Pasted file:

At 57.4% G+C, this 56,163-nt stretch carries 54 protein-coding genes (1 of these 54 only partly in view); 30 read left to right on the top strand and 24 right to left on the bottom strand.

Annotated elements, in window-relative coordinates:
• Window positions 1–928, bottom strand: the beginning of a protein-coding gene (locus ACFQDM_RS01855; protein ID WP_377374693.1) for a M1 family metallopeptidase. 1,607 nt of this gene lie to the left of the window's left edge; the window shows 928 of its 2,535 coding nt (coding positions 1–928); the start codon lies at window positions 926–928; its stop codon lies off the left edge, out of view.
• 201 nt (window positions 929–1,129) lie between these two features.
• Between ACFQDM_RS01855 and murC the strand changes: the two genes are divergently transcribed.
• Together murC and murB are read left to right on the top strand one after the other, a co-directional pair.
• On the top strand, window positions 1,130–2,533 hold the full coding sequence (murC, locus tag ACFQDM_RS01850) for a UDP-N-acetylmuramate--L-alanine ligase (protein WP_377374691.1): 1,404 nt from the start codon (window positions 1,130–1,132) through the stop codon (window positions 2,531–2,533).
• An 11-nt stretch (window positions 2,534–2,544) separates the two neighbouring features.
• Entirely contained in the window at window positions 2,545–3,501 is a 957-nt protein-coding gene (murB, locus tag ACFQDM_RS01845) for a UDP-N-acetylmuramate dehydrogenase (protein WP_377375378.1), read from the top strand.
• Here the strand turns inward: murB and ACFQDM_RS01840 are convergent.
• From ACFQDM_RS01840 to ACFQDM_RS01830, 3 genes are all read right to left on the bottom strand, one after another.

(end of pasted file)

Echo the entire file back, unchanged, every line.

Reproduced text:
At 57.4% G+C, this 56,163-nt stretch carries 54 protein-coding genes (1 of these 54 only partly in view); 30 read left to right on the top strand and 24 right to left on the bottom strand.

Annotated elements, in window-relative coordinates:
• Window positions 1–928, bottom strand: the beginning of a protein-coding gene (locus ACFQDM_RS01855; protein ID WP_377374693.1) for a M1 family metallopeptidase. 1,607 nt of this gene lie to the left of the window's left edge; the window shows 928 of its 2,535 coding nt (coding positions 1–928); the start codon lies at window positions 926–928; its stop codon lies off the left edge, out of view.
• 201 nt (window positions 929–1,129) lie between these two features.
• Between ACFQDM_RS01855 and murC the strand changes: the two genes are divergently transcribed.
• Together murC and murB are read left to right on the top strand one after the other, a co-directional pair.
• On the top strand, window positions 1,130–2,533 hold the full coding sequence (murC, locus tag ACFQDM_RS01850) for a UDP-N-acetylmuramate--L-alanine ligase (protein WP_377374691.1): 1,404 nt from the start codon (window positions 1,130–1,132) through the stop codon (window positions 2,531–2,533).
• An 11-nt stretch (window positions 2,534–2,544) separates the two neighbouring features.
• Entirely contained in the window at window positions 2,545–3,501 is a 957-nt protein-coding gene (murB, locus tag ACFQDM_RS01845) for a UDP-N-acetylmuramate dehydrogenase (protein WP_377375378.1), read from the top strand.
• Here the strand turns inward: murB and ACFQDM_RS01840 are convergent.
• From ACFQDM_RS01840 to ACFQDM_RS01830, 3 genes are all read right to left on the bottom strand, one after another.